This article looks at the smart metering landscape with specific focus on adoption of the technology in Africa, why the region is lagging behind other regions and what needs to be done to accelerate adoption.
A decade since the introduction of the first model of communicating meters, the global advanced metering industry remains strong and growing, according to market intelligence firm Navigant Research. The company forecast the global market to increase from approximately $8.8 billion in 2016 to over $10.7 billion in 2025.
The increase in revenue generation within the market is a result of smart metering being considered as an enabler for utilities to achieve energy transition and digitisation goals. Strong markets will include North America, which is expected to pass the 50% penetration level by 2024 owing to massive smart grid investments by governments and investors and public utility companies.
Deployment in the Asia Pacific region is expected to be backed by massive rollouts in China whilst the European Union‘s 80% penetration target by 2020 will drive adoption in Europe.
Projects in developed regions will mainly be replacement and upgrade initiatives for existing units. Less developed economies such as Africa are yet to fully embrace the smart meter revolution. The majority of the projects in Africa are still in the pilot phase with implementation mainly in South Africa and Nigeria.
Grand View Research predicts South Africa’s smart metering landscape will record a 5.1% growth between 2018 and 2025 and that revenue generation will increase from $54.1 million over $79.5 million during the forecast period.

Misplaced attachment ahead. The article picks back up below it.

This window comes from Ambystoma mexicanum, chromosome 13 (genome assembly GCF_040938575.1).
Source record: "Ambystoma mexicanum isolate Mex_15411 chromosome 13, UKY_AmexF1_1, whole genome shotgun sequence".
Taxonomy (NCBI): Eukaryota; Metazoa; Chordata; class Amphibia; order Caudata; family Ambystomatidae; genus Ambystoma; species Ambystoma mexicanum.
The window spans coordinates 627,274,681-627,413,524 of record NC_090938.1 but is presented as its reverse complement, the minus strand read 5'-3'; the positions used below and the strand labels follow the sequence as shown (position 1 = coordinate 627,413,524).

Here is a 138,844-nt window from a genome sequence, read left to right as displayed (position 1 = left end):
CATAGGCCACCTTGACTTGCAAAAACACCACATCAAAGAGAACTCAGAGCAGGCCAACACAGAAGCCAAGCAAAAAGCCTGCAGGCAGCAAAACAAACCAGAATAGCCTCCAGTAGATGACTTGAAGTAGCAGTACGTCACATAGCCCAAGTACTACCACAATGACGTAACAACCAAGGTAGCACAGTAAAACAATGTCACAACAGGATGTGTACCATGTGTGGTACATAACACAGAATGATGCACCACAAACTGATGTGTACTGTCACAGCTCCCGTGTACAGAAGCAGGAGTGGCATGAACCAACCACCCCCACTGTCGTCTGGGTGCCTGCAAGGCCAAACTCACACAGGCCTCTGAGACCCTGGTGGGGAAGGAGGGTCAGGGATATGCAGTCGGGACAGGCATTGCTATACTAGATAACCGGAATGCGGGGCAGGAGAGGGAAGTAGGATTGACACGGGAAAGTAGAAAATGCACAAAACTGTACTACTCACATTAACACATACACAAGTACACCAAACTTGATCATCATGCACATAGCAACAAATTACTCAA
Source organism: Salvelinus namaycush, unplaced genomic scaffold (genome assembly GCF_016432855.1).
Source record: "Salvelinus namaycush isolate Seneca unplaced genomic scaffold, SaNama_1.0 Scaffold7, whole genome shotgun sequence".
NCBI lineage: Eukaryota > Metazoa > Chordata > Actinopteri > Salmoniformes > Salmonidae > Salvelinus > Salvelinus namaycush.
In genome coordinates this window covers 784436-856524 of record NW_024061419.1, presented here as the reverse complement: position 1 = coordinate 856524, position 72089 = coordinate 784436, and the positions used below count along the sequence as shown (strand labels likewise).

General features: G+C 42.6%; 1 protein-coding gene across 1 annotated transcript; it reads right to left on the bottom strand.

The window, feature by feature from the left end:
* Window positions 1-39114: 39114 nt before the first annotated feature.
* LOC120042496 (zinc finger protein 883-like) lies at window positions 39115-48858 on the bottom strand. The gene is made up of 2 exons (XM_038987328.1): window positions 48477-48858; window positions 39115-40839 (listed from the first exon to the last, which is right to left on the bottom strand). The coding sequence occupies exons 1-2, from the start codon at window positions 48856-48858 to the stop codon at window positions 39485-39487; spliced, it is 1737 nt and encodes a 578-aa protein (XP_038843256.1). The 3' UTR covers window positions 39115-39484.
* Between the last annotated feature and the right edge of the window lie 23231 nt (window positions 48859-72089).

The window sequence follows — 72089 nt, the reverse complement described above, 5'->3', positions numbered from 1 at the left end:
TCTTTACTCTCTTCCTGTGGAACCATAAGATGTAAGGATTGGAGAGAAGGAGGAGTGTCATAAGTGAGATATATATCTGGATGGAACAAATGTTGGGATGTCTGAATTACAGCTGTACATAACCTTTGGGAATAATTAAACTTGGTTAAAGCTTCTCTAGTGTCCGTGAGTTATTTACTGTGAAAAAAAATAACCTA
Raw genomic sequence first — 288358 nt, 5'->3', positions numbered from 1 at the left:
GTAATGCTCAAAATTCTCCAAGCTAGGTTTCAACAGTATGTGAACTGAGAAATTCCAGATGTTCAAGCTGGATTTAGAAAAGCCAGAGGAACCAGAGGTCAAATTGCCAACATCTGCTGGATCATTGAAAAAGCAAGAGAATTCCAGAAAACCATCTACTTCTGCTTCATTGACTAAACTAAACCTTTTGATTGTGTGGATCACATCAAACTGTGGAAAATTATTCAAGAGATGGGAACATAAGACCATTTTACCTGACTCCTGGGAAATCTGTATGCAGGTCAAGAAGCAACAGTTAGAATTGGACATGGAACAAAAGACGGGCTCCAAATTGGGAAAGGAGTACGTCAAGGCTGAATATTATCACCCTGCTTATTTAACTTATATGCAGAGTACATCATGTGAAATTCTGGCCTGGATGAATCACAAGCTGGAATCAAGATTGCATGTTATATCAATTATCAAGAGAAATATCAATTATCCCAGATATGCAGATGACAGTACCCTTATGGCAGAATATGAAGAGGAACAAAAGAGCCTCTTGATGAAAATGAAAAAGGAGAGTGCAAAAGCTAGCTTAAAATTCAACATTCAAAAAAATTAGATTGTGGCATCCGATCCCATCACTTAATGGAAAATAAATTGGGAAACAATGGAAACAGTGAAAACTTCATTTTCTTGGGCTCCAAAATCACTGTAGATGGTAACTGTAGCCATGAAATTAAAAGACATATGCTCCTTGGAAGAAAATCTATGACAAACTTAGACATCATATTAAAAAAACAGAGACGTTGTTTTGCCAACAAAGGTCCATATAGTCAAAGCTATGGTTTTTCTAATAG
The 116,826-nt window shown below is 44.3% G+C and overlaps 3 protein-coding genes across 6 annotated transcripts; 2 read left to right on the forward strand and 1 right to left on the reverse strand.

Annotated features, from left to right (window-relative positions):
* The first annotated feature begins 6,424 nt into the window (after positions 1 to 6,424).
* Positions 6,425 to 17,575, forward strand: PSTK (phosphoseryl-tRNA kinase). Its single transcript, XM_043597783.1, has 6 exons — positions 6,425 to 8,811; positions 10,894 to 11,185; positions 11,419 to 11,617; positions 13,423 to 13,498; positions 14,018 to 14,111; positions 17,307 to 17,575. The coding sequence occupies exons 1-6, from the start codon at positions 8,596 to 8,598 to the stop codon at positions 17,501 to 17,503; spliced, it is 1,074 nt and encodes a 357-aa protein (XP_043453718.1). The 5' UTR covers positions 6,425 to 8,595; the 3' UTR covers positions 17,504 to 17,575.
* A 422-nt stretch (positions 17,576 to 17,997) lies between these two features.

However, Egypt is expected to play a critical role in driving smart meter activity, as the country has announced plans to install up to 30 million smart meters over a 10-year period.
The need to eliminate continued energy theft, reduce increasing electricity demand, lower operating costs and protect revenue are factors likely to spark the smart meter revolution in Africa.
Despite the presence of AMI adoption drivers, a number of challenges continue to hinder government, utility and energy stakeholder interest in implementing large-scale rollouts of smart meters.
Smart Energy International spoke with Shawn Papi, Senior Research Advisor at Eskom, to explore the smart meter landscape in Africa.
The cost of the smart meter
The slow rate in the adoption of smart meters in the region is due to the perceived high costs related to the technology, says Papi.
He says smart meters tend to cost more in comparison to basic prepaid meter systems used by the majority of utilities in Africa.
The higher price related to smart meters has made African utilities reluctant to adopt the technology; and to continue using prepayment meters as their primary intent is to assure revenue collection through upfront payment. Other AMI capabilities are not seen to be of great importance to energy providers in Africa at the moment.
However, the meter manufacturing industry is releasing more smart metering products than basic prepaid meters as it shifts its focus to new technologies.
Unlike in developed economies, the absence in Africa of all-inclusive smart metering business cases, addressing applications beyond revenue protection such customer centricity and operational efficiency, is limiting the role of funding institutions towards the expansion of the market.
Smart meter standardisation
At the same time, the standardisation of smart metering technology on the continent is a major concern. Various African utilities are piloting or looking forward to adopting differing (and mostly proprietary) technologies.